academics, foreigners in official and diplomatic positions in Kathmandu,
conflict monitoring groups and the media, we learned that the leaders of
major political parties, trade unions and student organisations were under
house arrest or taken to one of six major detention centres around the
valley. Captains and majors of the Royal Nepal Army were stationed in the
editorial offices of all national dailies in order to censor the morning
editions before they were put to bed.

On Wednesday, many of the foreign missions based in Kathmandu issued
statements. They had been taken by surprise by the royal-military coup,
and the United Nations, Unites States, United Kingdom, the Council of the
European Union and India all expressed varying degrees of strongly-worded
concern. Indian Prime Minister Manmohan Singh said that he would not
attend the SAARC summit scheduled for the coming week in Bangladesh as a
vote of protest against 'political turmoil' in the region. Only China was
reported to have accepted the King's power grab without critique, stating
that it would not pass judgement on Nepal's internal affairs. Prachanda,
Chairman of the Communist Party of Nepal (Maoist), issued a passionate
statement dated February 1 condemning the King's action and calling upon
'pro-people forces' in the country to join with the Maoists to topple the
monarchy and build a republic. The Maoists reiterated their call for a
three-day national strike, which had predated the royal proclamation.

Judging by the traffic on the streets on Thursday morning, the Maoist call
was not heeded, which many saw as an indication of King Gyanendra's
influence over the populace and iron grip over the nation's capital.
Outside of Kathmandu, the Maoist strike was apparently observed. Reports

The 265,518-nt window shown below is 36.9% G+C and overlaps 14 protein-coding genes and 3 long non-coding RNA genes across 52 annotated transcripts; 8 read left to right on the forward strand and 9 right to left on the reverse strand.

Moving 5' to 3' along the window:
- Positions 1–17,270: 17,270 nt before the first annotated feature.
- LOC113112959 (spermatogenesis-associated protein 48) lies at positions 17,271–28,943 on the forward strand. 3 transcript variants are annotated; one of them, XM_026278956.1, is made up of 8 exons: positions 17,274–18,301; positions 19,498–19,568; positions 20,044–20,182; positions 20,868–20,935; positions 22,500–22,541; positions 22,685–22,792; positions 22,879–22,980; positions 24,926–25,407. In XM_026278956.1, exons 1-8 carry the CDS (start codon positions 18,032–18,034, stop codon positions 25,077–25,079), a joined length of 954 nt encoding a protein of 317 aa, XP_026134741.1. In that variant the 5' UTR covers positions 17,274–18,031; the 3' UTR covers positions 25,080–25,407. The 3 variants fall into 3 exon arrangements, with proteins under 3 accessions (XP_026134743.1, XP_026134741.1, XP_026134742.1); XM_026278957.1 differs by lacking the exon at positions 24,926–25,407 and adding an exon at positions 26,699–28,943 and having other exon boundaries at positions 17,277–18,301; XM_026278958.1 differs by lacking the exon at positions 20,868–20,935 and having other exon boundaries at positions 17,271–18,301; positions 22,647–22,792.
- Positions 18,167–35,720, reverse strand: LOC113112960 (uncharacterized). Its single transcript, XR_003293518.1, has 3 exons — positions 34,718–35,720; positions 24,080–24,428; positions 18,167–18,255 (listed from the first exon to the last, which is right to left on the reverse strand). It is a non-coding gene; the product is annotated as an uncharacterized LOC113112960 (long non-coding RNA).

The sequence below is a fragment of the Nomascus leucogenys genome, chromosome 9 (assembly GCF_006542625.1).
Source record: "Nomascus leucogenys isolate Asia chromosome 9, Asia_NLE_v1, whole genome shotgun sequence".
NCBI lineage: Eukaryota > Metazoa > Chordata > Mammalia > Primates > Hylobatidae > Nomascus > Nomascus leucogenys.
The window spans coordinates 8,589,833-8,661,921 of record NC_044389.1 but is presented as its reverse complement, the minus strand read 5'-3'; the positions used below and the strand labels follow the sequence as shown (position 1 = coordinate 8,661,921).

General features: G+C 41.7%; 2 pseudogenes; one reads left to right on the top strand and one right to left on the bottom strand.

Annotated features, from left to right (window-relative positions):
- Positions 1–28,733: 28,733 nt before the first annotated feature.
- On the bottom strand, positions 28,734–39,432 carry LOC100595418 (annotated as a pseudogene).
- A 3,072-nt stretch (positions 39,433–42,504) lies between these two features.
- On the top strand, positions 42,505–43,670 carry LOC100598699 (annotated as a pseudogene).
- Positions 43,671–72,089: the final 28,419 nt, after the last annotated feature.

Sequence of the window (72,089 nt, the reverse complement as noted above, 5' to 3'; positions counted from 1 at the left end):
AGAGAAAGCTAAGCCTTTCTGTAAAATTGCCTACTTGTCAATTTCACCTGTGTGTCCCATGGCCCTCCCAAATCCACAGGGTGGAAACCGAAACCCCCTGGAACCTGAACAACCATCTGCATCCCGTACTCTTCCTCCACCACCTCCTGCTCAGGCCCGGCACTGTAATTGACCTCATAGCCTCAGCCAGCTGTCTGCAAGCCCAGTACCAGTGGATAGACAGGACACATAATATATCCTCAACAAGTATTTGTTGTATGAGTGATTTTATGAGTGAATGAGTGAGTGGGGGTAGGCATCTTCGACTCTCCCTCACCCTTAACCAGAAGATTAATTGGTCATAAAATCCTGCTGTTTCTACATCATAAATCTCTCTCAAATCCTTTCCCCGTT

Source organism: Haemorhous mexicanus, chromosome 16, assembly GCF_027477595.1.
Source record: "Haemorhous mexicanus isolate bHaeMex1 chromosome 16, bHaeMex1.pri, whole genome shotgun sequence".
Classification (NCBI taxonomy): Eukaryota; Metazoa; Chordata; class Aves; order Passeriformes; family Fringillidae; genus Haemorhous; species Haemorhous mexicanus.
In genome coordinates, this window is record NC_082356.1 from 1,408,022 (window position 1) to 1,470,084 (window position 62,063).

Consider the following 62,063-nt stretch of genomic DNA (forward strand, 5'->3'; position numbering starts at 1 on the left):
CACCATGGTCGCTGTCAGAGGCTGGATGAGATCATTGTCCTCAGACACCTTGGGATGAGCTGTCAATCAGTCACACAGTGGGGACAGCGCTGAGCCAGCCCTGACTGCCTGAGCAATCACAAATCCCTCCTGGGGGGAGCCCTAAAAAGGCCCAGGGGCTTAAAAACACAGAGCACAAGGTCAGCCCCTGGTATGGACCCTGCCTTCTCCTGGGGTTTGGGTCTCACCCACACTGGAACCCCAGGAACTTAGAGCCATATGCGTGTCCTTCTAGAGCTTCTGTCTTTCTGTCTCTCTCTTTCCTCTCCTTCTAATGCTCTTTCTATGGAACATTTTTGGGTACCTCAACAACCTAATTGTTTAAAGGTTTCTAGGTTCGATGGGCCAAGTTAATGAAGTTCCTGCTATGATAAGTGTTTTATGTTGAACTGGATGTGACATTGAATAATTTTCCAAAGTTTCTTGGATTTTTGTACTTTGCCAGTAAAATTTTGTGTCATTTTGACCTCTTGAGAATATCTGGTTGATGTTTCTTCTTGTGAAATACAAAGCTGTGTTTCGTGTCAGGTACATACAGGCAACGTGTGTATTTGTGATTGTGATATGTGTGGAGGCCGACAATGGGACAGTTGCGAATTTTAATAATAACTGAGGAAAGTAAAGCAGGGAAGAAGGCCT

started to trickle in from the rest of the country, thanks to limited road
travel in private vehicles and a brief reprieve in the communications
blackout (landlines were turned on for one to two hours each evening, but
internet servers, cellular phones and international lines remain blocked).

Specific events reported by reliable sources include a student
demonstration at Prithvi Narayan Campus in Pokhara which was fired on by a
military helicopter gunship leaving several protestors badly injured if
not dead; the blocking of all FM radio broadcasts outside of Kathmandu and
the instruction to those broadcasting in Kathmandu to play only
entertainment-oriented programmes; the BBC FM station recently established
in Kathmandu being forbidden from broadcasting the news in Nepali; the
closure of news stands outside of the Valley; and a 72-hour blockade on
long-distance public bus travel in and out of Kathmandu.

As of writing on Friday morning, the communications network remains down.
Journalists and human rights activists are concerned that they will be the
next targets for arrest now that most political leaders have been muted.
It remains to be seen how wide the web of detentions will be, but there is
a sense of powerlessness and foreboding for the future among those who
have previously expressed criticism of the state in any way.